If I add equal amounts of lemon juice and sugar into water, does the ph-value remain unchanged, as both cancel each other out?

This question arose in my head as I learned that pouring milk into coffee increases the ph-level of the beverage making it taste less sour (You might want to check out the following video at 5:43: https://www.youtube.com/watch?v=eTYsQUqodeE; it's in German but you will get the overall point, I'm sure).

Now, if I add lemon into my tea, it tastes more acidic, so the ph-value would be more acidic right? If I add additionally some sugar, the tea tastes not sour anymore. So, I wonder if sugar is able to make a acidic drink more alkaline as it tastes less acidic...Or am I comparing apple with pears?

(Sorry, if my question sounds a bit unscientific...)

  • $\begingroup$ Welcome rena, your question is fine. Some of your answers are going to be found in acid/base theory, which you can probably read about a bit in Wikipedia or an introductory chemistry book in order to get more background. Feel free to leave your question as it stands or add more details/refine the questions if you find some of the information (see for example this article. $\endgroup$
    – jonsca
    Jun 1, 2013 at 9:53
  • $\begingroup$ These are interesting questions. You can buy over 100 strips of pH paper for about $3 on Amazon. This should answer your questions without a doubt. $\endgroup$
    – Eric Brown
    Jun 1, 2013 at 11:51

1 Answer 1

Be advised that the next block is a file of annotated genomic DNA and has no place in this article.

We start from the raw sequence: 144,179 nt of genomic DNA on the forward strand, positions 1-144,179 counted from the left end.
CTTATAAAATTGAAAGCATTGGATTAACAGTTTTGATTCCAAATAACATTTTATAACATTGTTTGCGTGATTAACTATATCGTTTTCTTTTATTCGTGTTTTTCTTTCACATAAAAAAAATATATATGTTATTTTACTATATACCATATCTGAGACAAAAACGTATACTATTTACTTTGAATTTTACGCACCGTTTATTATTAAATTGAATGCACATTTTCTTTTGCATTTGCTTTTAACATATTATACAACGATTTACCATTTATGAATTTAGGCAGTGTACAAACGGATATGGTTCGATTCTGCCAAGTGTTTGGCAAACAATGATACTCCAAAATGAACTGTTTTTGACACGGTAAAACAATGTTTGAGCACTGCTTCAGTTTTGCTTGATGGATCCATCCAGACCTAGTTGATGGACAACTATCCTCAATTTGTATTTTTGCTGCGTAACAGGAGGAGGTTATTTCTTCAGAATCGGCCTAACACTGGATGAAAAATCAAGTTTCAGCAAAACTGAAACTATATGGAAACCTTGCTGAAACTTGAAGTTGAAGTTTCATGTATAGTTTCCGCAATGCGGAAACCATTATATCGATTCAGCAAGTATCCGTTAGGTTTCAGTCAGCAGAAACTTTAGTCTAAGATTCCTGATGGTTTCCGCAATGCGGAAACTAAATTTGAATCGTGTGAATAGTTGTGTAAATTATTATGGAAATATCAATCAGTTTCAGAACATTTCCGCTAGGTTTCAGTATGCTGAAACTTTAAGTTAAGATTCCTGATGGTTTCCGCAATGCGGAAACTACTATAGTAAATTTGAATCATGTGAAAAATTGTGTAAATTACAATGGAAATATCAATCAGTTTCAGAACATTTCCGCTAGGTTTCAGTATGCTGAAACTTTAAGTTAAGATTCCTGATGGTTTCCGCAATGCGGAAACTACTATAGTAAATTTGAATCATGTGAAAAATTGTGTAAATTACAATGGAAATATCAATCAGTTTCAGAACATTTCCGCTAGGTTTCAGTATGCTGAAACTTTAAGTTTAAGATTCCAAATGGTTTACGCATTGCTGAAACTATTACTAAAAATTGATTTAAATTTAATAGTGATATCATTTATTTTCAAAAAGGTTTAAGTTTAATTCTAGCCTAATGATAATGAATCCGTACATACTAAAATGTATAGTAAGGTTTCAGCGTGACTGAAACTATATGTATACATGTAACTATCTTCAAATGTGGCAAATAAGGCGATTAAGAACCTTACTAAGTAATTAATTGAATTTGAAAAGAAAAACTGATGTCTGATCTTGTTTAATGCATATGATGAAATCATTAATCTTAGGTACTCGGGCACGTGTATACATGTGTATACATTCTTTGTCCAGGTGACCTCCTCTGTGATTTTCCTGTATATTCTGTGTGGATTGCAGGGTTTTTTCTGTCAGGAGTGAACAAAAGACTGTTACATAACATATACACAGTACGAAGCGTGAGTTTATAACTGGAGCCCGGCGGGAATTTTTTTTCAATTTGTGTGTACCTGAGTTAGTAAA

You're right about the lemon juice and the milk but wrong about the sugar. Lemon juice is weakly acidic (hence its sour taste) and milk is slightly basic (or alkaline, the terms are used interchangeably). A sugar solution is completely neutral since sugar can't take hydrogen ions out of the water or donate them in.

If you don't have background in chemistry, then let's not talk about pH - I thought pH was confusing when I learned it because "lowering the pH" makes a solution more acidic, and "raising the pH" makes it more basic! (Ironically, the pH scale was originally devised to make the concepts of acidity and alkalinity more accessible to the general public)

Your observations about tea probably have nothing to do with acidity or alkalinity since the foods you've described are not significantly acidic or alkaline (except lemon juice). Tea is slightly bitter because of tannins in the leaves. You've evolved to think of things that taste bitter as unappetizing because they often do not have nutritional value and may even be poisonous.

Sugar (and sweet things in general), on the other hand, is very tasty because you've evolved to know that consuming sugars (carbohydrates) will give you energy. Milk also contains sugars, as well as lipids (fats) which give it its creamy taste, which you've also evolved to find appealing because they give you energy - more than simple sugars.

The creamy taste of milk or sweet taste of sugar are usually enough to cover up the bitter taste of tannins (if the tea is brewed right, that is, but that's an issue for another discussion) and make your tea tasty.

  • $\begingroup$ Thank you for your elaborate response. I agree that adding sugar and milk to food always tend to make food more tasty for its sweetness and richness. I heard from people putting a bit of salt (or baking soda) into their coffe powder when brewing depending on the hardness of the water... a little drop of something here and there can sometimes have a tremendous effect on the taste... So I see what you mean; it does not solely depend on the ph-value of a food/beverage for it to taste 'pleasant', there are a lot more factors to consider... $\endgroup$
    – rena
    Jun 9, 2013 at 10:35
  • $\begingroup$ Correction on an old post: Lemon Juice has a pH of 2 making it a strong acid - not weakly acidic, unless you are diluting your lemon juice with water. $\endgroup$ Apr 6, 2018 at 20:57

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